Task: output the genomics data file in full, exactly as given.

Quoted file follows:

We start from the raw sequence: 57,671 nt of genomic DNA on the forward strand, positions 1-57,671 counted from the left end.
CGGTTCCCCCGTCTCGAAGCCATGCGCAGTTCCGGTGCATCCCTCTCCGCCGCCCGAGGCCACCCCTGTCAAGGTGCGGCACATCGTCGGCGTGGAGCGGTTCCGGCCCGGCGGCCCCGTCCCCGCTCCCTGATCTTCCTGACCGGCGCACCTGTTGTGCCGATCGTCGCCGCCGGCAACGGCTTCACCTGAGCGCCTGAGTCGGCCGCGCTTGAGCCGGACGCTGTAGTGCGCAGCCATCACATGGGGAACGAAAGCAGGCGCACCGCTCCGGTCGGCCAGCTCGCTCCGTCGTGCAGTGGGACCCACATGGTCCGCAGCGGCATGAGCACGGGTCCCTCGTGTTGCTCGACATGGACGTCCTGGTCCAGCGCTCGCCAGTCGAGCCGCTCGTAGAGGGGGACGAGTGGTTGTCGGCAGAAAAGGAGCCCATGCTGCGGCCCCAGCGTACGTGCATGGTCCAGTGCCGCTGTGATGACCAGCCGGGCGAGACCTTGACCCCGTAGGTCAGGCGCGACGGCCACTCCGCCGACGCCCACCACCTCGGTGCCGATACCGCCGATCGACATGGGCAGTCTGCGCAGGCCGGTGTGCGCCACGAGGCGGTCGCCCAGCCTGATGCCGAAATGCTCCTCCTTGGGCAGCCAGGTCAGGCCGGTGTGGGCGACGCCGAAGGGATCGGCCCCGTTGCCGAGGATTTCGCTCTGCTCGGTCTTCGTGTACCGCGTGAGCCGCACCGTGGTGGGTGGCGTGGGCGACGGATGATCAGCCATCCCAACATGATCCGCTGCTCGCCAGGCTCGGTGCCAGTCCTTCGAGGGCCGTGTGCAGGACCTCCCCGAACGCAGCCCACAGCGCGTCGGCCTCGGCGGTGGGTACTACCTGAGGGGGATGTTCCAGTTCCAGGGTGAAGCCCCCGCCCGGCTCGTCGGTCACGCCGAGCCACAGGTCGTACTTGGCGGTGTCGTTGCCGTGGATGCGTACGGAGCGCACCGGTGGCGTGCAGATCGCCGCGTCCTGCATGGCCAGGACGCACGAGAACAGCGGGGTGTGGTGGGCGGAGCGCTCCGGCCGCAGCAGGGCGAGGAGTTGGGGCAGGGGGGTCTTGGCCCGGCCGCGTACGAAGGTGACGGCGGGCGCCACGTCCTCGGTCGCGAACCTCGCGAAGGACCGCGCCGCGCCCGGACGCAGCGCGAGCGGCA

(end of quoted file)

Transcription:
We start from the raw sequence: 57,671 nt of genomic DNA on the forward strand, positions 1-57,671 counted from the left end.
CGGTTCCCCCGTCTCGAAGCCATGCGCAGTTCCGGTGCATCCCTCTCCGCCGCCCGAGGCCACCCCTGTCAAGGTGCGGCACATCGTCGGCGTGGAGCGGTTCCGGCCCGGCGGCCCCGTCCCCGCTCCCTGATCTTCCTGACCGGCGCACCTGTTGTGCCGATCGTCGCCGCCGGCAACGGCTTCACCTGAGCGCCTGAGTCGGCCGCGCTTGAGCCGGACGCTGTAGTGCGCAGCCATCACATGGGGAACGAAAGCAGGCGCACCGCTCCGGTCGGCCAGCTCGCTCCGTCGTGCAGTGGGACCCACATGGTCCGCAGCGGCATGAGCACGGGTCCCTCGTGTTGCTCGACATGGACGTCCTGGTCCAGCGCTCGCCAGTCGAGCCGCTCGTAGAGGGGGACGAGTGGTTGTCGGCAGAAAAGGAGCCCATGCTGCGGCCCCAGCGTACGTGCATGGTCCAGTGCCGCTGTGATGACCAGCCGGGCGAGACCTTGACCCCGTAGGTCAGGCGCGACGGCCACTCCGCCGACGCCCACCACCTCGGTGCCGATACCGCCGATCGACATGGGCAGTCTGCGCAGGCCGGTGTGCGCCACGAGGCGGTCGCCCAGCCTGATGCCGAAATGCTCCTCCTTGGGCAGCCAGGTCAGGCCGGTGTGGGCGACGCCGAAGGGATCGGCCCCGTTGCCGAGGATTTCGCTCTGCTCGGTCTTCGTGTACCGCGTGAGCCGCACCGTGGTGGGTGGCGTGGGCGACGGATGATCAGCCATCCCAACATGATCCGCTGCTCGCCAGGCTCGGTGCCAGTCCTTCGAGGGCCGTGTGCAGGACCTCCCCGAACGCAGCCCACAGCGCGTCGGCCTCGGCGGTGGGTACTACCTGAGGGGGATGTTCCAGTTCCAGGGTGAAGCCCCCGCCCGGCTCGTCGGTCACGCCGAGCCACAGGTCGTACTTGGCGGTGTCGTTGCCGTGGATGCGTACGGAGCGCACCGGTGGCGTGCAGATCGCCGCGTCCTGCATGGCCAGGACGCACGAGAACAGCGGGGTGTGGTGGGCGGAGCGCTCCGGCCGCAGCAGGGCGAGGAGTTGGGGCAGGGGGGTCTTGGCCCGGCCGCGTACGAAGGTGACGGCGGGCGCCACGTCCTCGGTCGCGAACCTCGCGAAGGACCGCGCCGCGCCCGGACGCAGCGCGAGCGGCA